We discuss the following topics in this blog:
- New shifts in the technology business
- Future of large technology businesses
In addition to these topics, we shall also be answering the following FAQs:
- What is WiFi?
- What is 5G NR?
Juhi Hajela and Dr Anand Agarwal talk about new shifts in the technology business. Dr Anand shares his opinion on the future of large technology businesses.
Juhi: The big news on the front of business technology is Reliance Jio attracting an investment of over 10 Billion dollars in just about a month. This is extremely interesting while the one hand they want to use this to bring down the debt while on the other they will be launching innovative digital platforms at scale like JioMart with WhatsApp payments. This is not dissimilar to what Alphabet and Alibaba have done in the past. In this context what do you think is the future for large technology businesses?
Anand: Jio started off as a good connectivity platform. Post that what started playing out was the applications. First and foremost, it was just voice, people connected to people creating a thin layer of internet on it and then you start putting in all the applications on it. What Jio is trying to do right now is what amazon is doing in a major way what Google is doing is behind the platform, you have a full infrastructure, where all this information becomes ubiquitous.
All the technology companies are bifurcating this part, so you would have an Amazon e-commerce platform as one and Amazon web services another. Jio platforms as one and Jio towers and Jio fibre and Jio networks as another. Azure is one platform and Microsoft office and 360 and everything else is another.
So clearly you see at one end you have large applications, which are B2C applications, behind that, you have a very strong core infrastructure, which is managing, manipulating information and data and that’s what’s becoming the big intellectual property of all technology companies that you own a large infrastructure for data management and you have great applications which are customer facing and which are extremely agile how they move around.
What is WiFi?
Put simply, WiFi is a technology that uses radio waves to create a wireless network through which devices like mobile phones, computers, printers, etc., connect to the internet. A wireless router is needed to establish a WiFi hotspot that people in its vicinity may use to access internet services. You’re sure to have encountered such a WiFi hotspot in houses, offices, restaurants, etc.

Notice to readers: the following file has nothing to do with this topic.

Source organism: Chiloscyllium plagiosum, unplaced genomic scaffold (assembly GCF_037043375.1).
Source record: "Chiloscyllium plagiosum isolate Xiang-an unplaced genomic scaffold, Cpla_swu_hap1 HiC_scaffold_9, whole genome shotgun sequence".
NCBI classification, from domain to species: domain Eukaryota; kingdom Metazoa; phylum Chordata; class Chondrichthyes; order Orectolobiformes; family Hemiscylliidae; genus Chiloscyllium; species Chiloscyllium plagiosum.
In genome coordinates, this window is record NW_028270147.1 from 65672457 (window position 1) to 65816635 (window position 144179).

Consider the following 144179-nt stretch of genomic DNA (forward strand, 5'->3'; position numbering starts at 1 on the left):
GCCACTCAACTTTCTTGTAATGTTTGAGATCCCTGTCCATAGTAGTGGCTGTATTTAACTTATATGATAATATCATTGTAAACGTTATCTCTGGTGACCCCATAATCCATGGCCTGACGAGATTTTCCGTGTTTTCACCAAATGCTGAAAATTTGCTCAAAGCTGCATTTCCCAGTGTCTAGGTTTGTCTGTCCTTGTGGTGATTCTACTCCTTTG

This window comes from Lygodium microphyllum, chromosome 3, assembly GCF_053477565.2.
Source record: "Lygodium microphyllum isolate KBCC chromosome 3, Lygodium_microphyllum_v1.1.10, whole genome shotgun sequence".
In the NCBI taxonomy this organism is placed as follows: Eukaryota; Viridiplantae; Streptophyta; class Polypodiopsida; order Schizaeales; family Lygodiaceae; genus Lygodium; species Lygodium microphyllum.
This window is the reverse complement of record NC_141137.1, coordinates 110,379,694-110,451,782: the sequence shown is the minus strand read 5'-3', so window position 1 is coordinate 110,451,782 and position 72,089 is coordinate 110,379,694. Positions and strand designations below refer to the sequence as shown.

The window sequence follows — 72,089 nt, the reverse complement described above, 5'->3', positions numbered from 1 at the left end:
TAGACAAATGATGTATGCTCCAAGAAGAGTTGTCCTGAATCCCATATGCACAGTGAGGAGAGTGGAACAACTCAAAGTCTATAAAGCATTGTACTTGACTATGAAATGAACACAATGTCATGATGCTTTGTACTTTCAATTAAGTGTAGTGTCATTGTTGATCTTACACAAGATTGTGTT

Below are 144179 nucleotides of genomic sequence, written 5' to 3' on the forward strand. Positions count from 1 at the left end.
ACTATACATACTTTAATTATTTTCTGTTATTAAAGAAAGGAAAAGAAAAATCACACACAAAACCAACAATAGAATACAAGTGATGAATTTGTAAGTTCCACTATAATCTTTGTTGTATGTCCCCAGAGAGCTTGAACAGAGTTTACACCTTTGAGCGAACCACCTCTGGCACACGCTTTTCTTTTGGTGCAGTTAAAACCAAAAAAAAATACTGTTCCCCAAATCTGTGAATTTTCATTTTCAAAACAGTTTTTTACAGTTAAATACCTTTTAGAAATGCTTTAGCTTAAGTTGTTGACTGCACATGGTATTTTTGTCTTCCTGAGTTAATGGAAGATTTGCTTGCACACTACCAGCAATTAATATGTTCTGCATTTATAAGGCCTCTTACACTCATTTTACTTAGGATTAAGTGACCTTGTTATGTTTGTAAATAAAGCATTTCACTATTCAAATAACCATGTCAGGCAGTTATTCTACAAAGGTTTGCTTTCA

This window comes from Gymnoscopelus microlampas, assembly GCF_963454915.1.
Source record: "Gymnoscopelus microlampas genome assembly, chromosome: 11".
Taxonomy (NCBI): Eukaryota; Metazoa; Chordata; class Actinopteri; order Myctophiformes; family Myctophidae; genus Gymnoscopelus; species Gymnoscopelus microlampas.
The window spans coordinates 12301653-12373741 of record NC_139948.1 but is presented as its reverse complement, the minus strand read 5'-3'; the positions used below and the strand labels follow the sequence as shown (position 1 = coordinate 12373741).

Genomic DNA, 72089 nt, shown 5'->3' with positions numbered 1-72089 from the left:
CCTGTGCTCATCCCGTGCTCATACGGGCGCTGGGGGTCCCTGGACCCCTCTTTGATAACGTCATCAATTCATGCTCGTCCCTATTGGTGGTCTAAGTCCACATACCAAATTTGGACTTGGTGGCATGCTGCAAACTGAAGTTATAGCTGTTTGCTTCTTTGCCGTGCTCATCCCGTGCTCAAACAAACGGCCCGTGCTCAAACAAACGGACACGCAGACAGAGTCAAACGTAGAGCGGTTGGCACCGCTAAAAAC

To get a little more technical, WiFi works by enabling a Wireless Local Area Network or WLAN that allows devices connected to it to exchange signals with the internet via a router. The frequencies of these signals are either 2.4 GHz or 5 GHz bandwidths. These frequencies are much higher than those transmitted to or by radios, mobile phones, and televisions since WiFi signals need to carry significantly higher amounts of data. The networking standards are variants of 802.11, of which there are several (802.11a, 802.11b, 801.11g, etc.).
What is 5G NR?
5G typically refers to the fifth generation of wireless technology. NR, commonly known as New Radio, is a standard developed by the 3GPP Group (Release 15 being the first version introduced back in 2018) outlining the technology required to harness the newly-available millimeter-wave frequencies. The two frequency bands in which 5GNR operates are Frequency Range 1, i.e., Sub 6GHz band (410 MHz to 7125 MHz), and Frequency Range 2, i.e., millimeter-wave (24.25 to 52.6 GHz). Over 4G LTE, 5G NR provides better spectrum utilization, faster data rates, hardware efficiency, and improved signal processing.
From a deployment standpoint, we have Non-Standalone Mode(NSA), Dynamic Spectrum Sharing(DSS), and Standalone Mode (SA). The initial deployments of 5G NR are based on NSA standards, meaning the existing 4G LTE network will operate on the control plane, and 5G NR will be introduced to the user plane. This particular standard was introduced by 3GPP, keeping in mind the industry’s push to faster 5G services rollout while utilizing the existing 4G LTE infrastructure currently in place. On the other hand, operators are also implementing Dynamic Spectrum Sharing (DSS) to accelerate the deployment cycle, reducing costs and improving spectrum utilization. In this standard, the same spectrum is shared between the 5G NR and 4G LTE, multiplexing over time per user demands. Lastly, we have the Standalone Mode (SA), which moves towards a complete 5G based network where both signaling and the information transfer are driven by a 5G cell.
In the future, 5G will enable new services, connect new industries and devices, empower new experiences, and much more, providing mission-critical services, enhanced mobile broadband, and various other things.
a) Enhanced mobile broadband (eMBB) Applications: High device connectivity, High mobile data rates, and Mobile AR & VR applications
b) Ultra-reliable, low-latency communications (uRLLC)Applications: Autonomous vehicles, Drones, Data monitoring, Smart mfg.
c) Massive machine-type communications (mMTC)Applications: Healthcare, Industry 4.0, Logistics, Environmental monitoring, Smart farming, Smart grids